It was my first time in the Mohegan Sun arena, there to witness a capacity crowd of RUSH fanatics, mostly male and all completely reverent, bowing to everyone's favorite cerebral prog-pop power trio. With a strong new album "Snakes and Ladders" in tow, the band showcased an astonishing 9 of the 13 tracks from the new CD; the most new songs RUSH has ever performed live. A brave move, and numbers such as "Far Cry" and "Workin' Them Angels" should be well on their way to becoming fan favorites.
The set list for this tour is a bit more varied than in recent years, and included several songs not often heard on past RUSH outings. Opening with "Limelight", Geddy's voice appeared a bit haggard over the state of the art sound system. But by the second tune, he must have been properly warmed up, and sounded fine throughout the rest of the three-hour show. "Digital Man" followed, making its long overdue re-appearance. For those keeping score, this is the first time it's been played since the "Grace Under Pressure" warm-up shows. There are several seldom-played tracks this year, the rarest being "Entre Nous." Actually, this is the first tour in which the band has performed it live - quite a treat, and flawlessly executed, as expected. Other pre-intermission notables included "The Mission" (its first airing since 1990's "Presto" tour) and the consensus favorite "Circumstances," not heard since "Hemispheres" debuted in 1978!
To those paying attention, the song selection seemed consciously chosen to convey some strong political themes, ones that ring truer now then when first written decades ago.
From "Grace Under Pressure"'s deep album track "Between The Wheels":
We can go from boom to bust From dreams to a bowl of dust We can fall from rockets' red glare Down to 'brother can you spare'
Another war, another wasteland - and another lost generation
From "Witch Hunt":
Quick to judge, quick to anger Slow to understand Ignorance and prejudice and fear walk hand in hand
And from Peart's newest eloquent relevance "The Way The Wind Blows":
Now it's come to this Hollow speeches of mass deception From the Middle East to the Middle West Like crusaders in an unholy alliance
The band's presenting some seriously heavy material, but they're not without humor. In previous tours, Geddy was set up in front of washing machines. This time out, it's a row of rotisserie chicken ovens! Even funnier, they had Canadian comedy duo Bob & Doug McKenzie introduce new song "The Larger Bowl", and the gang from South Park lead us into "Tom Sawyer".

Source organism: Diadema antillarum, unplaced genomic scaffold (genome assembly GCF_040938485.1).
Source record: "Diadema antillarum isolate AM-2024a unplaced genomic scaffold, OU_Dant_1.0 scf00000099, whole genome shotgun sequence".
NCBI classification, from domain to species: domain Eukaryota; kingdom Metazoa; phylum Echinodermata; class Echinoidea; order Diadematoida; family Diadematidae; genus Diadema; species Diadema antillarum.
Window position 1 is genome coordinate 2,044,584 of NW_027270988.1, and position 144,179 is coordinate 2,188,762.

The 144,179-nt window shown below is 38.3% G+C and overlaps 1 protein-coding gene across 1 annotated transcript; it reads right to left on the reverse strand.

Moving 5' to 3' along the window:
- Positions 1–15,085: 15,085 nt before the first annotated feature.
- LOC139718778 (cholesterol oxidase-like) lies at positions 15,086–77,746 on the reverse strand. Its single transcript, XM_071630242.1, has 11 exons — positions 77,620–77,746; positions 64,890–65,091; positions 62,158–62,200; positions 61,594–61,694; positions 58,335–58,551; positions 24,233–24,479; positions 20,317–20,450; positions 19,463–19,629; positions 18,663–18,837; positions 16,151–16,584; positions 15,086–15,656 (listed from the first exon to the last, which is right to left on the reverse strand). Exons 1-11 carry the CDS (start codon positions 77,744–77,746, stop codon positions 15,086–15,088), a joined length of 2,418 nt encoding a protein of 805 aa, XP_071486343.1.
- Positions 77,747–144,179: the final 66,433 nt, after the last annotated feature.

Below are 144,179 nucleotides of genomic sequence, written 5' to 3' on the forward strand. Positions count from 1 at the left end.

And what RUSH show would be complete without the drum solo? Honestly, theirs are the only concerts I've ever been to in which the crowd actually gets LOUDER when the solo starts! Neil Peart again proves why he's the world's most worshipped drummer. His solo was sexy and genuinely entertaining, employing triggered and electronic percussion as well as his main acoustic kit. And it ended with him swinging over a big-band triggered sample of "Cotton Tail", which Neil originally performed with the Buddy Rich Band on " Burning For Buddy Vol.1"
Closing in on 35 years together, RUSH was definitely in the mood to dazzle. Between the pyro in "Witch Hunt" and the lasers in "Dreamline," they managed to marry the visual bombast with their virtuosic playing. Now, since our maestros loaded their 27-song set list with deep album cuts, three-plus hours would be a lot for a casual RUSH fan. But honestly, how many of those truly remain? So, it's basically left to the die-hards. And that's almost how it should be. Who else can fully appreciate the dense political allegory mixed with complex yet catchy musicianship?
And yes, they played "Bangkok".
Photos by Jennifer Bartram-Schmitt
See more photos in our gallery HERE
Geddy Lee - Vocals, Bass, Keyboards
Alex Lifeson - Guitars
Neil Peart - Drums, Percussion
The Main Monkey Business
The Larger Bowl (with McKenzie Brothers intro)
Between the Wheels
(Intermission / video intro)
Workin' Them Angels
Armor and Sword
The Way the Wind Blows
Distant Early Warning
The Spirit of Radio
Tom Sawyer (with South Park intro)
One Less Victory
A Passage to Bangkok